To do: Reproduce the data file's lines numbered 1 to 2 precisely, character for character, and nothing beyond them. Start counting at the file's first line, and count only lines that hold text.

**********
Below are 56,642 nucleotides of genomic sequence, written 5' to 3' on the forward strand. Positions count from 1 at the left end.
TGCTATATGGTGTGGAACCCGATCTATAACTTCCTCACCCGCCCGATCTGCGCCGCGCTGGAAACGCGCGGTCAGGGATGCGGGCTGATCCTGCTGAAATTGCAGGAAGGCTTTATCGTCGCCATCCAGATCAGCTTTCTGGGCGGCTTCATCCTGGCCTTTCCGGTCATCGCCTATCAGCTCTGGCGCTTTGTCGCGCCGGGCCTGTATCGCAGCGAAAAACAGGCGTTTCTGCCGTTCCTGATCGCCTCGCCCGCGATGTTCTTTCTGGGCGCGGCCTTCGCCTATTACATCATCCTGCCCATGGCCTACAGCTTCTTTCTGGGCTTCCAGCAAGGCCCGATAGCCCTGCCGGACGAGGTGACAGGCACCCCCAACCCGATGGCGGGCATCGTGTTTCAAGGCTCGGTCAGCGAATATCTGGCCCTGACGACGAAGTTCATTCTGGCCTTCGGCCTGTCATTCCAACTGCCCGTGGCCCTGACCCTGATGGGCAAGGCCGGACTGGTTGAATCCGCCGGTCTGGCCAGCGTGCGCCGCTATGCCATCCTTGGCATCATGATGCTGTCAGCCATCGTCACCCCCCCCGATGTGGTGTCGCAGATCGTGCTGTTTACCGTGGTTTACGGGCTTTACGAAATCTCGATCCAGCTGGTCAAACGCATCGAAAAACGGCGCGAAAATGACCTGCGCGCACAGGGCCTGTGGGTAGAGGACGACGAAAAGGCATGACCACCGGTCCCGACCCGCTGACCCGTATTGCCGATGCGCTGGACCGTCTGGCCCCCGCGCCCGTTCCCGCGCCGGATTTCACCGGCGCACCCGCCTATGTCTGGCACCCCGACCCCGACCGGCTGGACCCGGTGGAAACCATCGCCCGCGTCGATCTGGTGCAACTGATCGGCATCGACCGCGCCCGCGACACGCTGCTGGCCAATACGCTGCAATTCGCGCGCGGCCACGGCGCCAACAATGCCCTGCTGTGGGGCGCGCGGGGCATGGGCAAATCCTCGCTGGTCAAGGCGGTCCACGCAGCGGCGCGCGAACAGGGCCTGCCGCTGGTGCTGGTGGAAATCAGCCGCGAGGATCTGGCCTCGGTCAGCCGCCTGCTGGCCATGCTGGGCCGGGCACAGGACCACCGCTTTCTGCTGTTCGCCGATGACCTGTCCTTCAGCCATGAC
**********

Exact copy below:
Below are 56,642 nucleotides of genomic sequence, written 5' to 3' on the forward strand. Positions count from 1 at the left end.
TGCTATATGGTGTGGAACCCGATCTATAACTTCCTCACCCGCCCGATCTGCGCCGCGCTGGAAACGCGCGGTCAGGGATGCGGGCTGATCCTGCTGAAATTGCAGGAAGGCTTTATCGTCGCCATCCAGATCAGCTTTCTGGGCGGCTTCATCCTGGCCTTTCCGGTCATCGCCTATCAGCTCTGGCGCTTTGTCGCGCCGGGCCTGTATCGCAGCGAAAAACAGGCGTTTCTGCCGTTCCTGATCGCCTCGCCCGCGATGTTCTTTCTGGGCGCGGCCTTCGCCTATTACATCATCCTGCCCATGGCCTACAGCTTCTTTCTGGGCTTCCAGCAAGGCCCGATAGCCCTGCCGGACGAGGTGACAGGCACCCCCAACCCGATGGCGGGCATCGTGTTTCAAGGCTCGGTCAGCGAATATCTGGCCCTGACGACGAAGTTCATTCTGGCCTTCGGCCTGTCATTCCAACTGCCCGTGGCCCTGACCCTGATGGGCAAGGCCGGACTGGTTGAATCCGCCGGTCTGGCCAGCGTGCGCCGCTATGCCATCCTTGGCATCATGATGCTGTCAGCCATCGTCACCCCCCCCGATGTGGTGTCGCAGATCGTGCTGTTTACCGTGGTTTACGGGCTTTACGAAATCTCGATCCAGCTGGTCAAACGCATCGAAAAACGGCGCGAAAATGACCTGCGCGCACAGGGCCTGTGGGTAGAGGACGACGAAAAGGCATGACCACCGGTCCCGACCCGCTGACCCGTATTGCCGATGCGCTGGACCGTCTGGCCCCCGCGCCCGTTCCCGCGCCGGATTTCACCGGCGCACCCGCCTATGTCTGGCACCCCGACCCCGACCGGCTGGACCCGGTGGAAACCATCGCCCGCGTCGATCTGGTGCAACTGATCGGCATCGACCGCGCCCGCGACACGCTGCTGGCCAATACGCTGCAATTCGCGCGCGGCCACGGCGCCAACAATGCCCTGCTGTGGGGCGCGCGGGGCATGGGCAAATCCTCGCTGGTCAAGGCGGTCCACGCAGCGGCGCGCGAACAGGGCCTGCCGCTGGTGCTGGTGGAAATCAGCCGCGAGGATCTGGCCTCGGTCAGCCGCCTGCTGGCCATGCTGGGCCGGGCACAGGACCACCGCTTTCTGCTGTTCGCCGATGACCTGTCCTTCAGCCATGAC